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3 Tips for Parents Sharing Custody during the Corona Pandemic

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Sharing custody is tricky at the best of times — and we're definitely not in the best of times right now. We're dealing with so many unprecedented changes, it can feel like we're all having to learn new ways to move through our daily lives. And while this is inconvenient and frustrating when it comes to things like grocery shopping, it can feel absolutely terrifying when it comes to things like navigating custody of your kids if you're divorced or separated.

Here's my best tips for making this time as easy as possible on you, your co-parent, and your kids:

1. Stay as compliant as you can with any court orders or custody agreements.

Just because the whole world feels like it's changed right now doesn't mean that you're off the hook when it comes to following previous agreements. Try to keep to them as closely as possible, even though schools are closed and daily life is different.

If you're in a situation where you can't share the time as your agreement dictates (because one parent has to work more, or you're under a stay-at-home order, for example), get creative with how you can keep that parent-child connection going. Things like books or movies that are special to one parent can be a good way to do this, as can things like video calls.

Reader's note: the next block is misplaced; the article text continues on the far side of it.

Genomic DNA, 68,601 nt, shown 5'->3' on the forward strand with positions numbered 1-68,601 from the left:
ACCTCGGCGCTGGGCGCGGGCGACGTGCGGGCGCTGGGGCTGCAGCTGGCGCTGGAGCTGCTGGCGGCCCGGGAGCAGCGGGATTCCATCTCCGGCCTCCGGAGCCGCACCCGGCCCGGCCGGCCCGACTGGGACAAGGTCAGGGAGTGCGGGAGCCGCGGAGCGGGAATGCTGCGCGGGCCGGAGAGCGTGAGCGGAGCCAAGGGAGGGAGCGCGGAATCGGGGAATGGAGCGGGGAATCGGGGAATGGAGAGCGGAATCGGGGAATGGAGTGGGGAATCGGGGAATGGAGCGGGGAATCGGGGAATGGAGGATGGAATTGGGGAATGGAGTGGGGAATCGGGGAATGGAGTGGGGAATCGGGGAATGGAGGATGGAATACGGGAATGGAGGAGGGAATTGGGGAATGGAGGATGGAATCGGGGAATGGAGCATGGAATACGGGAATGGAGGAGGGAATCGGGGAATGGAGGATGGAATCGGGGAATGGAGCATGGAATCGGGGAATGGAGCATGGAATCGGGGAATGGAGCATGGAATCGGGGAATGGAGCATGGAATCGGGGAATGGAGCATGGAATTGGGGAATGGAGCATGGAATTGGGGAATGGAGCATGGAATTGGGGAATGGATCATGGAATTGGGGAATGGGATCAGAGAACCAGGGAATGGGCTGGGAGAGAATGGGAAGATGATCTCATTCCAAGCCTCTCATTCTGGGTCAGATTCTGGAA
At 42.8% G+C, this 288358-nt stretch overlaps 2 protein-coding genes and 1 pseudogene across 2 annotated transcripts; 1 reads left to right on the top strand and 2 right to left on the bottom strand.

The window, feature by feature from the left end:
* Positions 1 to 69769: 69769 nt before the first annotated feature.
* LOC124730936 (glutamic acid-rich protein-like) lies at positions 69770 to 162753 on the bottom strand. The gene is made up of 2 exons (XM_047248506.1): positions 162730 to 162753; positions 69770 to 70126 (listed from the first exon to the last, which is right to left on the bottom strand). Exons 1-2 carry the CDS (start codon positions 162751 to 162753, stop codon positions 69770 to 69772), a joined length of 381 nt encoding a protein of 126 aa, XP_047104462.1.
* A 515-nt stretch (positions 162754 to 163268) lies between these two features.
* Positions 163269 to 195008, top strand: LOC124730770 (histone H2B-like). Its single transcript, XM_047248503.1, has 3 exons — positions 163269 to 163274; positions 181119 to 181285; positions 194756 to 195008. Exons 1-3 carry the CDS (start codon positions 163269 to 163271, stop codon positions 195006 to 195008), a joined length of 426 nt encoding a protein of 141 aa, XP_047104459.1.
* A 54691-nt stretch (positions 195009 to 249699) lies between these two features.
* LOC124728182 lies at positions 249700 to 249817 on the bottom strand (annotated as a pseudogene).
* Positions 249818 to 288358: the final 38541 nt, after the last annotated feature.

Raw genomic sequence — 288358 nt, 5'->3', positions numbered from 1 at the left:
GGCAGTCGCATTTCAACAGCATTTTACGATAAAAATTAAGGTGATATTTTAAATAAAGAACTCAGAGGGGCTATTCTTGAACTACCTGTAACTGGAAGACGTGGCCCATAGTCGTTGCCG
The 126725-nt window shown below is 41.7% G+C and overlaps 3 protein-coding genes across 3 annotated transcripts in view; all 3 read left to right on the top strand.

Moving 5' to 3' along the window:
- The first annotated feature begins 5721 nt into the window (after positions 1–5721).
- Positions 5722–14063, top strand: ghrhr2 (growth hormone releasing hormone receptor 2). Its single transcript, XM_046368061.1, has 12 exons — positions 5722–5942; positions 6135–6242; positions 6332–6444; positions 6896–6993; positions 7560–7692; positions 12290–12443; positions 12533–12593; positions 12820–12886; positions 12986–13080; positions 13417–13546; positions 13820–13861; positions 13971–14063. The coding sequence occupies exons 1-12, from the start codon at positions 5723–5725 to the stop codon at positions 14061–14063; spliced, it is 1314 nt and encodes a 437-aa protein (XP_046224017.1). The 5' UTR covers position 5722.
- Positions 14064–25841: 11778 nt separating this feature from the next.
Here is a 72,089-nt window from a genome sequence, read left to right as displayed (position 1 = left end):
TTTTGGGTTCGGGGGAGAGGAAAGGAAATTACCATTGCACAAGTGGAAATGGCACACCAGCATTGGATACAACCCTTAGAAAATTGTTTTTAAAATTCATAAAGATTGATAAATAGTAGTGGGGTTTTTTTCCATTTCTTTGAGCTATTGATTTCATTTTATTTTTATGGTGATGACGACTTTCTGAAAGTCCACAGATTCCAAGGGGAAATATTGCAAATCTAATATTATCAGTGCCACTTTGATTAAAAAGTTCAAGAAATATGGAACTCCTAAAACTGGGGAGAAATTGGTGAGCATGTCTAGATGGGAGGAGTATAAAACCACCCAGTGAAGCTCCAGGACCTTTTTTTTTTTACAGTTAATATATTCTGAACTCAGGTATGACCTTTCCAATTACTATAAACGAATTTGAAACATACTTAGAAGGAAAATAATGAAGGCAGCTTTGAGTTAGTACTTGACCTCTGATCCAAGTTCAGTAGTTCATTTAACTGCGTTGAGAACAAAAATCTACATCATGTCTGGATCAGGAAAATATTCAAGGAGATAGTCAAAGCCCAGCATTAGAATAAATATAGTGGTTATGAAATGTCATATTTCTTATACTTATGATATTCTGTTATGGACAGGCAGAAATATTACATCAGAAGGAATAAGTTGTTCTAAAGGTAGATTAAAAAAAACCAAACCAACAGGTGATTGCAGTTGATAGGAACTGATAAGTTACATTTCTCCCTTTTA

2. Stay physically and mentally healthy.

Just because your routine's out the window doesn't mean you can't still take care of yourself and your children. Model good, healthy behaviors for them like hand-washing, wiping down frequently used objects, and social distancing.

This also includes modeling good mental health — while things are, of course, scary, try to stay calm and make sure your children understand that things aren't going to always be this way. Let them ask any questions they want to ask about what's going on, and be honest with them, but make it clear that they're safe, and you and your co-parent are taking care of them.

3. Be kind, generous, and transparent.

Above all, try to see this as an opportunity to practice a little extra kindness, generosity, and transparency with your co-parent. Things are likely going to be hard for people for a while, so see where you can give your co-parent a break. For instance, if your co-parent is paying child support and can't make the full amount just now because of lost earnings, try to see what you can do to accommodate. Likewise, if you are in a position to take extra care of your children and make life easier for your co-parent, try to make that happen. And, either parent has lost out on time with the kids because of social distancing, try to find a way to get them some extra time down the road.

Similarly, be as transparent with your co-parent as possible. If you think you or your child has been exposed to the virus, let them know, and work on a plan to protect your kids from exposure before it becomes an issue, if possible.

There's no way around it — things are definitely strange right now. But I hope these tips can help you maintain some normality and find some ease in your co-parenting. And, as always, I'm here to help if you need me. I've converted my mediation practice to being completely online now, and am more than happy to help you work through whatever you're experiencing.


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Friday, 05 June 2020